Load a couple of chairs in the car, some cold water. (I’m too old for a six-pack.)
Put the Shark’s hat in there too, and don’t forget the camera. It’s playoff time down in Chelmsford and our grandson is in the playoffs with his team, the Twins. Last night they play the Yankees. It’s a clutch game for Joe’s team. They win, they go on and maybe repeat. They lose, they go home and play video games, not real ones.
I never played much ball after getting knocked out by a line drive when I was eight in a PAL game back in the Bronx. So, I got pretty good at watching. I like that part of the game now, watching everything that goes on; even watching the other fans. It was a small crowd sitting in the lengthening shadows of the thin line of trees, and across the field in the hot sun while sons, grandsons and one daughter took the field, or lined up to swing away and dream of fences left behind and green walls o’ertopped.
But, I was concentrating tonight on one guy, Jj Howard as he likes to be called, in left field where the Splendid Splinter roamed when I was a kid. I have to tell him about that, and my brother’s scrapbook…a great heresy back then in the Bronx when Joltin’ Joe ruled and the Mick and Willie were in the wings. His mother says he doesn’t much like the outfield, and really gets mad when she, who has a New York sense of humor, kids him about playing “Left Out”.
By the time he had his first turn at bat, the Yankees were up by two, and it appeared they were going to take the game away in the first two innings. When Joe …oops Jj…stepped up, there was one man on for the Twins. Joe walked and then stole second. There was a lot of that, stealing second, stealing home on passed balls. But, it wasn’t Joe’s turn. The next kid up hit a zinger between first and second base. The right fielder bobbled the ball and the next thing I know, Joe is standing on third. I remember seeing him one minute jigging off first base, and I see nothing but heels and legs and dust until the clouds settle. He died there.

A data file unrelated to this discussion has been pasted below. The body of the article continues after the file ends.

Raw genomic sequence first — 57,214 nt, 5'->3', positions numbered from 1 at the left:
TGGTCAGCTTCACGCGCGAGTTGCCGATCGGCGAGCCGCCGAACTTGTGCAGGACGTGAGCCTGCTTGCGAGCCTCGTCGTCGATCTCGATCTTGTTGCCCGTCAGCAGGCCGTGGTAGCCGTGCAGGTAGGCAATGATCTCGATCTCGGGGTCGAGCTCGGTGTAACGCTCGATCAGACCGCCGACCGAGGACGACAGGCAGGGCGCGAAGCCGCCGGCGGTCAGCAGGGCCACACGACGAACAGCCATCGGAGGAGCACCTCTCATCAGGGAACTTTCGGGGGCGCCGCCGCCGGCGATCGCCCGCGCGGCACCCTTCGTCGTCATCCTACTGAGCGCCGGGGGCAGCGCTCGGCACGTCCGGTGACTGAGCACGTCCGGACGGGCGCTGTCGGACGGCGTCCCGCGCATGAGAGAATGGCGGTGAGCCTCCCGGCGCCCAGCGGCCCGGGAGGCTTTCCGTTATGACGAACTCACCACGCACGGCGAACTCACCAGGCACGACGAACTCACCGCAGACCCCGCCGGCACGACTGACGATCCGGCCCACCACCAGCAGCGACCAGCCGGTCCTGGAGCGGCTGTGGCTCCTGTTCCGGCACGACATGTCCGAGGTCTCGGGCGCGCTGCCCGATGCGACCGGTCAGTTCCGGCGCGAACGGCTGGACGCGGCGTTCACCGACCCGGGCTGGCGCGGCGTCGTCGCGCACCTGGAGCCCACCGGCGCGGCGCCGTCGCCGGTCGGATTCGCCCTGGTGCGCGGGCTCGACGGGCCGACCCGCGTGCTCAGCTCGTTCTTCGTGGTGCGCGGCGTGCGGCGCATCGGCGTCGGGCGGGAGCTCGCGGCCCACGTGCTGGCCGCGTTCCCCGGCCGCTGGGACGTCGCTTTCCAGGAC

The game gets interesting for me an inning or so later as Joe’s team makes up its mind to play, and they tie the score before letting the other side have a turn. When nothing comes of that, the Twins come back and score a few more runs, hoping, I guess, to show the Yankees what baseball is all about. Joe returns and looks real good swinging, but alas looking good counts only in the movies…and with his grandfather.
But an inning or two later he’s on first again, dancing and daring that dirty rat of a pitcher to try, just try, to pick him off. I’m just a few yards away and I tell his mother he’s going. “He never moves unless it’s stealing a base. He loves it,” she says. I can tell he does I’m thinking as I watch him getting ready. Then he goes and all I see is heels again, and him running low, picking up speed. He’s half way down the line to second and the pitch isn’t in the catcher’s mitt yet. He goes in standing up.
The rest of the game goes by, and we talk while the sun sets, crows stalk the outfield, the mosquitoes get ready to eat supper and the clouds roll in to give the place a bath later on. Mariellen tells me we’re going to miss choir practice if they don’t hurry up.
You can’t hurry baseball which has no clock, no limits. I can tell the kids are getting tired, and hungry. Jeanne, our daughter, tells me most of them probably haven’t eaten before the game which is not a smart thing to do. Joe is right in front of us, now, playing second base. It is the top of the sixth, the last inning, and the Yankees are up for the last time. The game has gotten close. Our boys pulled ahead by two runs in the bottom of the fifth. The Twins brought in the “big right hander” to close, and he is throwing the fastest balls of the night. The wind the bats are stirring up is cooling off most of the town, blowing baby birds out of the trees behind us, creating tornadoes in Kansas.
His teammates are standing around talking to each other. I’m dozing.
There’s two outs, now, and some kid who knows what to do in the batter’s box is up. He looks like he wants to chop trees with his first two swings. Then he waits for his pitch, which comes after two wobbly balls. I am wondering whether the gunslinger still has ammo when he delivers a pretty good fast ball, a rope straight and true which Paul Bunyan at the plate wants to knock into the Pacific Ocean if he can. What he does is catch the tiniest bit of the ball as it zips by and send it up and our towards that space between the pitcher and the second baseman, my boy Jj.
Joe waves everyone away, parks himself under it and allows the thing to float down and rest comfortably in his glove.
I’m kicking myself that I’d put the camera away, but I feel like singing.
Too late for that, though.
One thing more. I liked the way the coaches coached. No yelling, no going nuts on the sidelines. Just coaching and encouragement. Joe was pretty good at that, too, talking to his team mates. Matter of fact, they all were. Nice evening. I think I’ll get season tickets next year.